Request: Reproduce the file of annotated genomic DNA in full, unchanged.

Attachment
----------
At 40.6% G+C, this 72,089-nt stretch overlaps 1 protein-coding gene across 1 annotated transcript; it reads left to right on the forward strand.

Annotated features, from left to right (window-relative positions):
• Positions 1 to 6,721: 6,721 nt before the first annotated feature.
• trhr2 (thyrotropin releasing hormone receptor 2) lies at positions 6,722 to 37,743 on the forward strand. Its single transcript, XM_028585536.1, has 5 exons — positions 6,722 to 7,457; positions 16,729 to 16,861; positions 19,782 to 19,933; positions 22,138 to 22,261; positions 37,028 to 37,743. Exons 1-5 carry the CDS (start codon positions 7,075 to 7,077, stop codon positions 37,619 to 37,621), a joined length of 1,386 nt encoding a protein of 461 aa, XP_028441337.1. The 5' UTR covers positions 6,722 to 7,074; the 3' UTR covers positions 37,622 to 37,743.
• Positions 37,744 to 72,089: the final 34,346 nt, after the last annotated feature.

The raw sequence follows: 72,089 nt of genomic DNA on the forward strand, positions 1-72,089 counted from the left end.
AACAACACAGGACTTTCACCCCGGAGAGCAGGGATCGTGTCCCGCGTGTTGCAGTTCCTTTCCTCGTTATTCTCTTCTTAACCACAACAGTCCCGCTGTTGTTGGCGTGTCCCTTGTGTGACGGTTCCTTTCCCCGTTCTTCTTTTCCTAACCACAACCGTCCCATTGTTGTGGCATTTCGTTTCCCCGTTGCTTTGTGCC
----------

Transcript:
At 40.6% G+C, this 72,089-nt stretch overlaps 1 protein-coding gene across 1 annotated transcript; it reads left to right on the forward strand.

Annotated features, from left to right (window-relative positions):
• Positions 1 to 6,721: 6,721 nt before the first annotated feature.
• trhr2 (thyrotropin releasing hormone receptor 2) lies at positions 6,722 to 37,743 on the forward strand. Its single transcript, XM_028585536.1, has 5 exons — positions 6,722 to 7,457; positions 16,729 to 16,861; positions 19,782 to 19,933; positions 22,138 to 22,261; positions 37,028 to 37,743. Exons 1-5 carry the CDS (start codon positions 7,075 to 7,077, stop codon positions 37,619 to 37,621), a joined length of 1,386 nt encoding a protein of 461 aa, XP_028441337.1. The 5' UTR covers positions 6,722 to 7,074; the 3' UTR covers positions 37,622 to 37,743.
• Positions 37,744 to 72,089: the final 34,346 nt, after the last annotated feature.

The raw sequence follows: 72,089 nt of genomic DNA on the forward strand, positions 1-72,089 counted from the left end.
AACAACACAGGACTTTCACCCCGGAGAGCAGGGATCGTGTCCCGCGTGTTGCAGTTCCTTTCCTCGTTATTCTCTTCTTAACCACAACAGTCCCGCTGTTGTTGGCGTGTCCCTTGTGTGACGGTTCCTTTCCCCGTTCTTCTTTTCCTAACCACAACCGTCCCATTGTTGTGGCATTTCGTTTCCCCGTTGCTTTGTGCC